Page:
2011 Volkswagen Jetta SportWagen TDI – Review and Test Drive
In 2010, the ratio of buyers who chose the Volkswagen Jetta SportWagen TDI versus the gasoline-powered variant was more than four to one. After spending a week with the JSW (as it’s often called), I quickly discovered why.
The Jetta SportWagen, known as the Golf Variant in its home market, Germany, and sharing only basic components with the completely redesigned Jetta, is updated for 2011, getting a new front end that includes a narrow double-bar grille, angled halogen headlamps in blacked-out housings, and a new lower front fascia. The rear remains the same, which is just fine as far as we are concerned.
The Jetta SportWagen is a five-passenger wagon and comes in S, SE, and TDI (diesel) variants. Standard equipment on the JSW TDI includes 16” alloy wheels, heated mirrors and windshield-washer nozzles, heated front seats (which have a power backrest but otherwise manual controls), 60/40 split-folding rear seat, a leather-wrapped multi-function steering wheel, Bluetooth hands-free connectivity, and a 10-speaker stereo with a very nice touchscreen interface.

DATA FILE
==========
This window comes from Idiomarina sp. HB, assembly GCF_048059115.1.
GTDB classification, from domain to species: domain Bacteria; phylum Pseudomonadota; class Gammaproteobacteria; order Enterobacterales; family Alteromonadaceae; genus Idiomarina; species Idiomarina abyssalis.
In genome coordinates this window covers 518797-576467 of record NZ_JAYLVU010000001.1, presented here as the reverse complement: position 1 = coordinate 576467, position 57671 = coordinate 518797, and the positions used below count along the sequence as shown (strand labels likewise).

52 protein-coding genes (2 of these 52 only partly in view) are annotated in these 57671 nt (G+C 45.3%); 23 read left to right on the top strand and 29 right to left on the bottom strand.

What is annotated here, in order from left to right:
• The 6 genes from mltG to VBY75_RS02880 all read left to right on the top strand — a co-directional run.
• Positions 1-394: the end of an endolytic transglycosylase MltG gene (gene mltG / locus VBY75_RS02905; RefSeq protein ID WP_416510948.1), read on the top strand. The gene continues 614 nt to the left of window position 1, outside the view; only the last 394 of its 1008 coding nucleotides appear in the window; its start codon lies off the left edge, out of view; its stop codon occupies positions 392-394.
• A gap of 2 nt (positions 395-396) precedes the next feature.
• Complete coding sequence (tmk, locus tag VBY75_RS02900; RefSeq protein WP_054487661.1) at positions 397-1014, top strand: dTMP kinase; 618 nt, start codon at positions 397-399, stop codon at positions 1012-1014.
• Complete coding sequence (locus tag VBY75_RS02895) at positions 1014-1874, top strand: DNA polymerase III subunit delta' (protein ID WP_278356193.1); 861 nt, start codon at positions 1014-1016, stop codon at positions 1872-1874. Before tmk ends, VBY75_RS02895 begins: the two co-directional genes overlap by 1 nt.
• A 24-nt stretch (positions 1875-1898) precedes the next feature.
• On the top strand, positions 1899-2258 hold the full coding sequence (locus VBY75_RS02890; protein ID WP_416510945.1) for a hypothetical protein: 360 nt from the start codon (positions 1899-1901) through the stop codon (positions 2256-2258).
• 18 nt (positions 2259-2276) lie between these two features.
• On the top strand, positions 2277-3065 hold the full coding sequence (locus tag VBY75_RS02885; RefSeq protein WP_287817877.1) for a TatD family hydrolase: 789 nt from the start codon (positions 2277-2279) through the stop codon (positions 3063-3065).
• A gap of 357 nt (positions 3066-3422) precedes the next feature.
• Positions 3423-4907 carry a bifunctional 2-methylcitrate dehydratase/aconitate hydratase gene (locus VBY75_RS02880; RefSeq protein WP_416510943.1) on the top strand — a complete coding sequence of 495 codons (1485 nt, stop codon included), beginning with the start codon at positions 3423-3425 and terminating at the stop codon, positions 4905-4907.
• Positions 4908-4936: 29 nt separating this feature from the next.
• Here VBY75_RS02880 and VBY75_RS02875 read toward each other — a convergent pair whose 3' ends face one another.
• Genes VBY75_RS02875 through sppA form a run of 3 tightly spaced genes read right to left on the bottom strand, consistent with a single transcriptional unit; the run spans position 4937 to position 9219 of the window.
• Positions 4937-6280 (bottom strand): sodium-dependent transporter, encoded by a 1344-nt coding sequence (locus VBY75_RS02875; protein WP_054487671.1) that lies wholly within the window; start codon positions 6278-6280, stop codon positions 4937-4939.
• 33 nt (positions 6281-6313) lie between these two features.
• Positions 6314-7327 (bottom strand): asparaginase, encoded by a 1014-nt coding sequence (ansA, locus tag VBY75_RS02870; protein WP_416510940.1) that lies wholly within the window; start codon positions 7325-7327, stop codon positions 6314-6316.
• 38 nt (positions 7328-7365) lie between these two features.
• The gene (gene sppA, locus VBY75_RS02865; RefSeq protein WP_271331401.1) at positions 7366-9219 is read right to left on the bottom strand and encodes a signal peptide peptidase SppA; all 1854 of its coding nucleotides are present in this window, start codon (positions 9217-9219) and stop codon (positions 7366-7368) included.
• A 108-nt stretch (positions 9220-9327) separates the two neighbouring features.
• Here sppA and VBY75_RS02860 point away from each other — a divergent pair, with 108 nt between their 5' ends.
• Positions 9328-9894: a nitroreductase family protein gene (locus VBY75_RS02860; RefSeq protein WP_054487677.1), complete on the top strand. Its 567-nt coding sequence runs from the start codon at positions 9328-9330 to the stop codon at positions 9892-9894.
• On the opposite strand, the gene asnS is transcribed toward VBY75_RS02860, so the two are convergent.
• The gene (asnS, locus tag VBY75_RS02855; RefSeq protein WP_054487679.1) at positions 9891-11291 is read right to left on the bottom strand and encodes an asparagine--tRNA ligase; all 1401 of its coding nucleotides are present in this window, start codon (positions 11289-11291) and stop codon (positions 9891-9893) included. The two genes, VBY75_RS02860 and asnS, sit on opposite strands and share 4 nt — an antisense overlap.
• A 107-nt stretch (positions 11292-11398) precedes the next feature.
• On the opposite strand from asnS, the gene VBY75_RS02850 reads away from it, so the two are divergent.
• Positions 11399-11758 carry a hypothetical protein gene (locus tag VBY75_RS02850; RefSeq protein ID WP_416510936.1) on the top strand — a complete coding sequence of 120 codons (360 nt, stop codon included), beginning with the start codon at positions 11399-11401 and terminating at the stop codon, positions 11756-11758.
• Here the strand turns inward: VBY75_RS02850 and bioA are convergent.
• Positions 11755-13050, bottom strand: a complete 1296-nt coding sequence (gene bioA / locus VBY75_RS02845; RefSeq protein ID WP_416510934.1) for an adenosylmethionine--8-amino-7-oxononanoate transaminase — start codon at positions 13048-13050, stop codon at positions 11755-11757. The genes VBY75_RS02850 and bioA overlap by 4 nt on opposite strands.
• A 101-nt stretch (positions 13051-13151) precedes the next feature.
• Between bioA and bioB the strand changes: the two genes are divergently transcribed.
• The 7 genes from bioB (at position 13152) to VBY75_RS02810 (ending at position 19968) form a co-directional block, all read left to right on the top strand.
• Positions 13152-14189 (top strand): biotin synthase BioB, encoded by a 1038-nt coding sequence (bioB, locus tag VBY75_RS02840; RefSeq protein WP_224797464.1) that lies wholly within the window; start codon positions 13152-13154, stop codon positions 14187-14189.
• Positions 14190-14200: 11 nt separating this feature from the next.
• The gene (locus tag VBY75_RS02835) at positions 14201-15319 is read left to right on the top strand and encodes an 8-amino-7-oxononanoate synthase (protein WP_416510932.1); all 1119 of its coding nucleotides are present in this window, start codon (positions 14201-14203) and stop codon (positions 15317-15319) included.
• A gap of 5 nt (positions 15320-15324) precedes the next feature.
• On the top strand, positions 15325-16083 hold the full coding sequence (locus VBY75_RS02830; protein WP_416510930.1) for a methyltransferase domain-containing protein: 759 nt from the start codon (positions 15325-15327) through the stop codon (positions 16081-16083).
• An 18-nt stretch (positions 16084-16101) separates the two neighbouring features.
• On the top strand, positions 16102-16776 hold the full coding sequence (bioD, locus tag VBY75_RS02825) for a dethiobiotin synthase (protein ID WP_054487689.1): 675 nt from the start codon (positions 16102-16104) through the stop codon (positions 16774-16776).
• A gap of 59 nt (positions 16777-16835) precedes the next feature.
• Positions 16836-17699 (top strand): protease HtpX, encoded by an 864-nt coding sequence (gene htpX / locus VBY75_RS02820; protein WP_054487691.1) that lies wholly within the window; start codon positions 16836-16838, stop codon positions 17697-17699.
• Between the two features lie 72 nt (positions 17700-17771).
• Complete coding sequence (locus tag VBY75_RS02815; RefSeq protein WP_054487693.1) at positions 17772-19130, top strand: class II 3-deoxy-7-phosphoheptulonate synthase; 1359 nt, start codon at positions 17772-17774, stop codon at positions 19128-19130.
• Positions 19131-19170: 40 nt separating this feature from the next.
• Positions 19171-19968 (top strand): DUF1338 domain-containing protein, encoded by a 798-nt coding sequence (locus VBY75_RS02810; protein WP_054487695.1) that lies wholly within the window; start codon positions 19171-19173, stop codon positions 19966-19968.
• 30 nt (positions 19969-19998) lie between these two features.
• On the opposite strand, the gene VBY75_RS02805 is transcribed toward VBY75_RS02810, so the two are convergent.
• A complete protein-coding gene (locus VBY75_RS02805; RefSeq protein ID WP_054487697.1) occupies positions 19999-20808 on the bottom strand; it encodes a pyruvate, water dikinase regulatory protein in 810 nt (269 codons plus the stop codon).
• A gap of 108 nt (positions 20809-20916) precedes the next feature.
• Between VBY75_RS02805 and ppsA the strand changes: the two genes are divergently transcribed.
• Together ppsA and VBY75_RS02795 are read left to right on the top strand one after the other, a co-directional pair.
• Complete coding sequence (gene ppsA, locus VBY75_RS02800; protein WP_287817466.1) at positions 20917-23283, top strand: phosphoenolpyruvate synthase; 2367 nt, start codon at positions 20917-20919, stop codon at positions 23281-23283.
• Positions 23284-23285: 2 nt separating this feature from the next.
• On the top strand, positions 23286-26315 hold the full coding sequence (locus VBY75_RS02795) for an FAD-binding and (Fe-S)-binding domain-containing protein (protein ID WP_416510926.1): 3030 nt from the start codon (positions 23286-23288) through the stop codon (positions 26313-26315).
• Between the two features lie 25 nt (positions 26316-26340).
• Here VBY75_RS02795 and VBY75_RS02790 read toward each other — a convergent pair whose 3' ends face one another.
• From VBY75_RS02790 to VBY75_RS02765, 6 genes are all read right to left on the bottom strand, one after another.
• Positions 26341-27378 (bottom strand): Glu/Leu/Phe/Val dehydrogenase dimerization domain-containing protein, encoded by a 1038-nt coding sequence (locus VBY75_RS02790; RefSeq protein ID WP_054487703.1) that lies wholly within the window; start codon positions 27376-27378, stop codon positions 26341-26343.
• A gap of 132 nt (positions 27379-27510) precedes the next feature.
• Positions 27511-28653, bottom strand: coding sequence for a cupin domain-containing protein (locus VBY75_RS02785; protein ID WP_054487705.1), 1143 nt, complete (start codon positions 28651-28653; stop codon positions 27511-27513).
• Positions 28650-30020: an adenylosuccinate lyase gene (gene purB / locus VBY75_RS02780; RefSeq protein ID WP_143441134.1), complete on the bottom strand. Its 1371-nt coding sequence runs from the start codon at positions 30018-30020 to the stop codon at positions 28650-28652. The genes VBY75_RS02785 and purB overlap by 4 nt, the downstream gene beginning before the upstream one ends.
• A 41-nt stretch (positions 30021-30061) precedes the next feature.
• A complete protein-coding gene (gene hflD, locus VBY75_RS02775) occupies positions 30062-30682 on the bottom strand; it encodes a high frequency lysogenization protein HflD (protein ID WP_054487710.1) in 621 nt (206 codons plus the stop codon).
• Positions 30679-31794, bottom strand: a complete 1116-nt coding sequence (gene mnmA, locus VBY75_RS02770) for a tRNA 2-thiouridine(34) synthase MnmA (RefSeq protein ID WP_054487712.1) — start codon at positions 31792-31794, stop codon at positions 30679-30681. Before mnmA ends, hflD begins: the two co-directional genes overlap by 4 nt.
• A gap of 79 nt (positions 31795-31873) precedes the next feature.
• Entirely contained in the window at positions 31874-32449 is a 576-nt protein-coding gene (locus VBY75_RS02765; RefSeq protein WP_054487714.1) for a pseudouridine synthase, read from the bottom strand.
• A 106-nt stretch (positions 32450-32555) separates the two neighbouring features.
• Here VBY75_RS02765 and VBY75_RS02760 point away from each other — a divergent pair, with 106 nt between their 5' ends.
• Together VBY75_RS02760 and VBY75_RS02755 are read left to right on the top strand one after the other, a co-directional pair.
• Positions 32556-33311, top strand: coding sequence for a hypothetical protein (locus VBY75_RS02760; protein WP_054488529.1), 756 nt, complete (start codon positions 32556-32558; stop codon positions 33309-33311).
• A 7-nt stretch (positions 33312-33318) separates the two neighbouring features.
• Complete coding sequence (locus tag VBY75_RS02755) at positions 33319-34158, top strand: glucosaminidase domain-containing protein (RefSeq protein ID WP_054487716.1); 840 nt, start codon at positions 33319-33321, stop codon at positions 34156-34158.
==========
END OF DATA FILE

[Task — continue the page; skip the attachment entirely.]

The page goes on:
Options include a panoramic sunroof, an iPod interface, and navigation. Buyers also can choose between V-Tex and cloth upholstery.
Under the hood is a 2-liter four-cylinder turbodiesel engine that produces 140 hp and 236 pound-feet of torque. Regardless of transmission choice (manual or DSG, which stands for Direct-Shift Gearbox or Direkt-Schalt-Getriebe), the JSW uses only 5.6 l/100 km (42 mpg) on the highway (in city driving, it’s 7.8 l/100 km or 30 mpg). 0-60 performance isn’t bad for its class. While it’s rated at 9.5 seconds, some tests have reported 8.7 and 8.9 seconds.
The JSW TDI attracts buyers thanks to its unusual combination of cavernous cargo space (32.8 cubic feet with rear seats up, 66.9 with them down) and unsurpassed fuel economy for its class. Pass a Prius on the road and you may very well wonder, who needs hybrids?
Indeed, the new Prius v, which has a mere 34.3 cubic feet of cargo space, has an EPA highway rating of 44 mpg but takes over 10 seconds to get from 0 to 60.
In addition, in an age of SUVs of all shapes and sizes, a traditional wagon, believe it or not, still makes sense. Indeed, one thing I noticed immediately was the excellent visibility when backing out of a spot, something most SUVs can’t begin to offer.
The JSW is roomier inside than today’s popular compact crossovers (which include the Volkswagen Tiguan as well as the Chevy Equinox and Kia Sportage). Since it’s a wagon, it is lower to the ground and lighter than these models, making it far more fuel efficient and also more fun to drive.
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